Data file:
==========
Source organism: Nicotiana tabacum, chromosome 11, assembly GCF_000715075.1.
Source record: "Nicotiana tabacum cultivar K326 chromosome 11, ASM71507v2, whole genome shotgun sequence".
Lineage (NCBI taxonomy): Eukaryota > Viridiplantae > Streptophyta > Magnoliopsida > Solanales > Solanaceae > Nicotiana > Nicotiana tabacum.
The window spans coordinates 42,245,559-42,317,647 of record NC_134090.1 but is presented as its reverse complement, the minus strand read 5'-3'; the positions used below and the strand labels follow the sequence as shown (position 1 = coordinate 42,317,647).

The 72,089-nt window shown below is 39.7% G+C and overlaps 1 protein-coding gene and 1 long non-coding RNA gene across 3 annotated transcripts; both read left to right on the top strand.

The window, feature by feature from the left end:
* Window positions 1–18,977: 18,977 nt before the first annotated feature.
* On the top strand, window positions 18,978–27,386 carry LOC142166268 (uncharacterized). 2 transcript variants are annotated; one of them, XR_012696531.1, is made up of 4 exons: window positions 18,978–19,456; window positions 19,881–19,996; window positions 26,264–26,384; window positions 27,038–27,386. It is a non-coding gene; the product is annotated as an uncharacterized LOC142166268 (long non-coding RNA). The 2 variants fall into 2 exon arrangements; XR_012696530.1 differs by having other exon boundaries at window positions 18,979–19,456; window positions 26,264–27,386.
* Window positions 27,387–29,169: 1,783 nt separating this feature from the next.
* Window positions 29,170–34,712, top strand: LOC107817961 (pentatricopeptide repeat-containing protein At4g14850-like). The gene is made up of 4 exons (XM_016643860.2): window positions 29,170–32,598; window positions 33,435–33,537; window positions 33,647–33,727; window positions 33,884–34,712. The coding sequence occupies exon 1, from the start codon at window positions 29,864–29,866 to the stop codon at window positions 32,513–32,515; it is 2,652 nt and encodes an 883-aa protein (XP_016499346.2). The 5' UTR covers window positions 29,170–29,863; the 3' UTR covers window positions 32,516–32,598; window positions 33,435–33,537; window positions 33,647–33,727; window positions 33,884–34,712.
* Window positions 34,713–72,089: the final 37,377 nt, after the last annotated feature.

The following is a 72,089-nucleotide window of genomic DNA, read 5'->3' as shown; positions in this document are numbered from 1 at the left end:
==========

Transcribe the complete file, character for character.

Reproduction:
Source organism: Nicotiana tabacum, chromosome 11, assembly GCF_000715075.1.
Source record: "Nicotiana tabacum cultivar K326 chromosome 11, ASM71507v2, whole genome shotgun sequence".
Lineage (NCBI taxonomy): Eukaryota > Viridiplantae > Streptophyta > Magnoliopsida > Solanales > Solanaceae > Nicotiana > Nicotiana tabacum.
The window spans coordinates 42,245,559-42,317,647 of record NC_134090.1 but is presented as its reverse complement, the minus strand read 5'-3'; the positions used below and the strand labels follow the sequence as shown (position 1 = coordinate 42,317,647).

The 72,089-nt window shown below is 39.7% G+C and overlaps 1 protein-coding gene and 1 long non-coding RNA gene across 3 annotated transcripts; both read left to right on the top strand.

The window, feature by feature from the left end:
* Window positions 1–18,977: 18,977 nt before the first annotated feature.
* On the top strand, window positions 18,978–27,386 carry LOC142166268 (uncharacterized). 2 transcript variants are annotated; one of them, XR_012696531.1, is made up of 4 exons: window positions 18,978–19,456; window positions 19,881–19,996; window positions 26,264–26,384; window positions 27,038–27,386. It is a non-coding gene; the product is annotated as an uncharacterized LOC142166268 (long non-coding RNA). The 2 variants fall into 2 exon arrangements; XR_012696530.1 differs by having other exon boundaries at window positions 18,979–19,456; window positions 26,264–27,386.
* Window positions 27,387–29,169: 1,783 nt separating this feature from the next.
* Window positions 29,170–34,712, top strand: LOC107817961 (pentatricopeptide repeat-containing protein At4g14850-like). The gene is made up of 4 exons (XM_016643860.2): window positions 29,170–32,598; window positions 33,435–33,537; window positions 33,647–33,727; window positions 33,884–34,712. The coding sequence occupies exon 1, from the start codon at window positions 29,864–29,866 to the stop codon at window positions 32,513–32,515; it is 2,652 nt and encodes an 883-aa protein (XP_016499346.2). The 5' UTR covers window positions 29,170–29,863; the 3' UTR covers window positions 32,516–32,598; window positions 33,435–33,537; window positions 33,647–33,727; window positions 33,884–34,712.
* Window positions 34,713–72,089: the final 37,377 nt, after the last annotated feature.

The following is a 72,089-nucleotide window of genomic DNA, read 5'->3' as shown; positions in this document are numbered from 1 at the left end: